Okay, let’s start with the fact that The Falcon isn’t an active member of The Avengers. Not active, not honorary, not a Secret Avenger, not a West Coast Avengers… nope, not an Avenger. Which means that there is no reason for Cable to think that he would make an appearance in battle with The Avengers. Which means that the first step of his “master plan” against The Avengers is based purely on wishful thinking and the needs of Jeph Loeb’s plot.

But let’s assume that Falcon was a member of the Avengers, and that Cable’s plan therefore makes some sense on it’s face. Cable takes Falcon out with a sniper rifle during a battle that includes not only Falcon, but Captain America, Iron Man, the Red Hulk, Spider-Man and Wolverine, but which proves that Cable’s master, time-spanning plan was based on every science fiction movie ever made.

Last week, DC Comics announced their solicitations for their upcoming releases for February, and there was a… disturbing trend of books with covers that made the heroes’ thighs look like something that would make Johnny Wadd Holmes weep with bitter, envious frustration.

But surely the repeating nature of DC’s offerings was just a coincidence. One would think that Marvel, who just released their own February solicitations, would never fall into the trap of repeating themselves in the space of a single month!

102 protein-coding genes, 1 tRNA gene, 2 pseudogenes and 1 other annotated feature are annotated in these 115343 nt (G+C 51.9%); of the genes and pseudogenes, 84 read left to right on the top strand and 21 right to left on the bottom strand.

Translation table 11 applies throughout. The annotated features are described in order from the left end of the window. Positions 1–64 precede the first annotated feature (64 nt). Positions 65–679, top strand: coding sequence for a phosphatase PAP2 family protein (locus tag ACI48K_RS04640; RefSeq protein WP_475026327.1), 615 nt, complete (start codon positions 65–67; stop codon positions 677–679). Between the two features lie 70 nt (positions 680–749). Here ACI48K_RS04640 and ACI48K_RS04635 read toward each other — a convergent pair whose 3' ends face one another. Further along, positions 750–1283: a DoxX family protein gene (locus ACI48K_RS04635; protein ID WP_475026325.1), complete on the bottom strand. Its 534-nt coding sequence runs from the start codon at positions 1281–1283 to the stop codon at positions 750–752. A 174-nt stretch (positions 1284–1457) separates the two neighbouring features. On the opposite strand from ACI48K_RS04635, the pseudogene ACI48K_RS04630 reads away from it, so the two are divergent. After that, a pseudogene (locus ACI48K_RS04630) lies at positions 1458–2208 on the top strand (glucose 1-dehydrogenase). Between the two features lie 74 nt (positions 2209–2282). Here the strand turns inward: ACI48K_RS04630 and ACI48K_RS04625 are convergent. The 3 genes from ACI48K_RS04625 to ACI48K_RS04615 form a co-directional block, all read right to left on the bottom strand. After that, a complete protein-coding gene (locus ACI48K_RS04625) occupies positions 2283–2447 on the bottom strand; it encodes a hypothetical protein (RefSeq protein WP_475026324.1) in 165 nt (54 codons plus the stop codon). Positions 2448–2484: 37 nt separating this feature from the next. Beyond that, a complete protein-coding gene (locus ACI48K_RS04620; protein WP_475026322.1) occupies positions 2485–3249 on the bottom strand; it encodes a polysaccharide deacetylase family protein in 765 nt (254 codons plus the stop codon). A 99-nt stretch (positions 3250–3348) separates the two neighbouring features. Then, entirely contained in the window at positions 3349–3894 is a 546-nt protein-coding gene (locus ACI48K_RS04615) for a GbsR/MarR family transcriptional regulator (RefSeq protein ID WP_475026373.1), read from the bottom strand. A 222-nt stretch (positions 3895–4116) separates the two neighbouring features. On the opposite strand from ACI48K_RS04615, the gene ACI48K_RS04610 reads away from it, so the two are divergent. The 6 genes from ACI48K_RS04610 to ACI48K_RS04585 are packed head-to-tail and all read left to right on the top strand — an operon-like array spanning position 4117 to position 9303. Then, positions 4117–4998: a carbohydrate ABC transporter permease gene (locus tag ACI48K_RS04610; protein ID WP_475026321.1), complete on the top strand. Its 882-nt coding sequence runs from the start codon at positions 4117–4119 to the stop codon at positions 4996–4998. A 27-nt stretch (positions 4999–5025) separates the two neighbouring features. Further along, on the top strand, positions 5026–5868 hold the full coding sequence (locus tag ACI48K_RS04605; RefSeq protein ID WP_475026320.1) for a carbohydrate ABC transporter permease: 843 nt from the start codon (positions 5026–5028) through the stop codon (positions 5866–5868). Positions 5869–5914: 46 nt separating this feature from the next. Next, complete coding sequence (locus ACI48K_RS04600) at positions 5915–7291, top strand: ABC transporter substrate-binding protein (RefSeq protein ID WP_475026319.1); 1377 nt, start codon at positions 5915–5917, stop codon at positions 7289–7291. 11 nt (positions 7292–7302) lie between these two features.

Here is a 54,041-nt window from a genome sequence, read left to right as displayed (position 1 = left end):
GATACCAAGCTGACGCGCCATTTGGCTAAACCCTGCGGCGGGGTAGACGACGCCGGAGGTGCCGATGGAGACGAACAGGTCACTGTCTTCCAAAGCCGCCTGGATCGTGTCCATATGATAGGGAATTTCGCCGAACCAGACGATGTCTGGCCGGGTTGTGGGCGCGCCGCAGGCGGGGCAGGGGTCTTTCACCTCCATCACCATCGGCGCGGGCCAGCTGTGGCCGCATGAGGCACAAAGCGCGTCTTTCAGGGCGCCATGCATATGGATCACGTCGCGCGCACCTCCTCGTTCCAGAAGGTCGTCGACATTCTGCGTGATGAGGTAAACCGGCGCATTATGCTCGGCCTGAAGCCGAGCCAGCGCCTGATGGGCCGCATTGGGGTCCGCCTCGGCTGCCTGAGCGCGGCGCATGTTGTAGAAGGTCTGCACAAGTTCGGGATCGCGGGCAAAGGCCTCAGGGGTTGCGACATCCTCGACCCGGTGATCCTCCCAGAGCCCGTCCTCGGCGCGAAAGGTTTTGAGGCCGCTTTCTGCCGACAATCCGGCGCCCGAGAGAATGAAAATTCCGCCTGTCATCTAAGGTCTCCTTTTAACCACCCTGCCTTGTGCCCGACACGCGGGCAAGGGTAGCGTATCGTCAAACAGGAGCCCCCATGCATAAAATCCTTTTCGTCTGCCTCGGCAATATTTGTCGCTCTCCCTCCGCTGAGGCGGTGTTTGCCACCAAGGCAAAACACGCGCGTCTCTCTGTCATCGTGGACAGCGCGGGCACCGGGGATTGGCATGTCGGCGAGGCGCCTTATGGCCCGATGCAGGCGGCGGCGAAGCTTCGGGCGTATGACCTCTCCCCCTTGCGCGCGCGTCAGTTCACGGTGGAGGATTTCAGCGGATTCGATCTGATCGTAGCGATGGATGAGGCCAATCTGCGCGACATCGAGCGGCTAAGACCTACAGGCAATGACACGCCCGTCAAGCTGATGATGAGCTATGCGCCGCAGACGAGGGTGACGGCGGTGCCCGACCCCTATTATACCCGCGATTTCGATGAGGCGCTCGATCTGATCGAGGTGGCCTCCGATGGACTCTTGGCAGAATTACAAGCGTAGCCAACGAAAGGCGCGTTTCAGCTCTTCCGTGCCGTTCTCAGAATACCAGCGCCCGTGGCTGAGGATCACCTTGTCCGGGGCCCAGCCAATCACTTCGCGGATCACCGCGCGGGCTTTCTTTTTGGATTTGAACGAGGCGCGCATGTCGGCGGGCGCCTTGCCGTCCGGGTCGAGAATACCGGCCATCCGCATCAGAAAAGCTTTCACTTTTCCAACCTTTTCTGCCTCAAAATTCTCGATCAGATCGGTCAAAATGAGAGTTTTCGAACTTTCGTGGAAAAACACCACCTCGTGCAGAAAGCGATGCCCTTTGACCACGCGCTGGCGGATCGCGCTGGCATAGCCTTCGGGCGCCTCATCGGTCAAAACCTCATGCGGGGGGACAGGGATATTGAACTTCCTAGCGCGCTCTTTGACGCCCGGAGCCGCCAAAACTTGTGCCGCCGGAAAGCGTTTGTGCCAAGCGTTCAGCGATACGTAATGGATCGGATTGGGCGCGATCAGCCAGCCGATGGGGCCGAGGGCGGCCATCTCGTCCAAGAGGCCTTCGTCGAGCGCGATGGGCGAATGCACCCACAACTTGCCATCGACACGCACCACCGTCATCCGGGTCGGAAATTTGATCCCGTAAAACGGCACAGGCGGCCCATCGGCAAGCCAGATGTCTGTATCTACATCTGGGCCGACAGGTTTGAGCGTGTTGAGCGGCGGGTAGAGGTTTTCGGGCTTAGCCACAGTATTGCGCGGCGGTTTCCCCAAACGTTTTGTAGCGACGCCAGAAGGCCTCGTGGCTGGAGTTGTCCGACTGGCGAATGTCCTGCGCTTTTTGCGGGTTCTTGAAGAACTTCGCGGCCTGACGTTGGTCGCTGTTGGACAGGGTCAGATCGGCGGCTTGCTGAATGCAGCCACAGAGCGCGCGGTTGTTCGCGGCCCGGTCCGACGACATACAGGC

So let’s take a look at what is sure to be the widely varied and diverse offerings that Marvel has for us in February! (Rob: Tone down the pissy sarcasm and show the nice people the books. -Amanda)

EDITOR’S NOTE: This story was updated 10/1/2011 with details about the fifth teaser. You can read more after the jump.

Earlier this year, Marvel rolled out the concept of a “Point One” issue of their books – an issue outside a book’s normal 12-issue run that would be written as a one-and-done book that wasn’t heavily tied into ongoing continuity to act as a jumping on point for new readers. Meaning that they’re old-school annuals, for all intents and purposes, but I’m guessing somewhere along the line Marvel realized “.1” is more attractive than “Annual”… or at least it is when you’re paying the printer by the letter.

Apparently the Point One initiative’s been pretty successful, and I tend to agree – we’ll probably be reviewing Black Panther 523.1 later week, and while we didn’t get a chance to review X-Factor #224.1, it was a tight story that was one hell of a way to get into the best X-Book you’re not reading. And it seems it’s been successful enough that earlier this week, Marvel announced a 64-page Point One issue for the entire Marvel Universe, where they’ll be teasing their events for 2012 and “the return of fan-demanded characters.” (But Marvel doesn’t reboot! Because Marvel makes no mistakes! And pay no attention to the fact that Bucky Barnes has been dead twice since 2005 while still co-headlining his own book!)

All week long, Marvel’s been rolling out teaser images for the one-shot, including stuff you’d expect for an event teaser, like Brian Michael Bendis’s and Bryan Hitch’s upcoming Ultron arc in Avengers and Matt Fraction’s already-announced Defenders book with penciller Terry Dodson… but they’ve also teased a return of Nova by Jeph Loeb and Ed McGuinness… and yesterday they teased, well… THIS: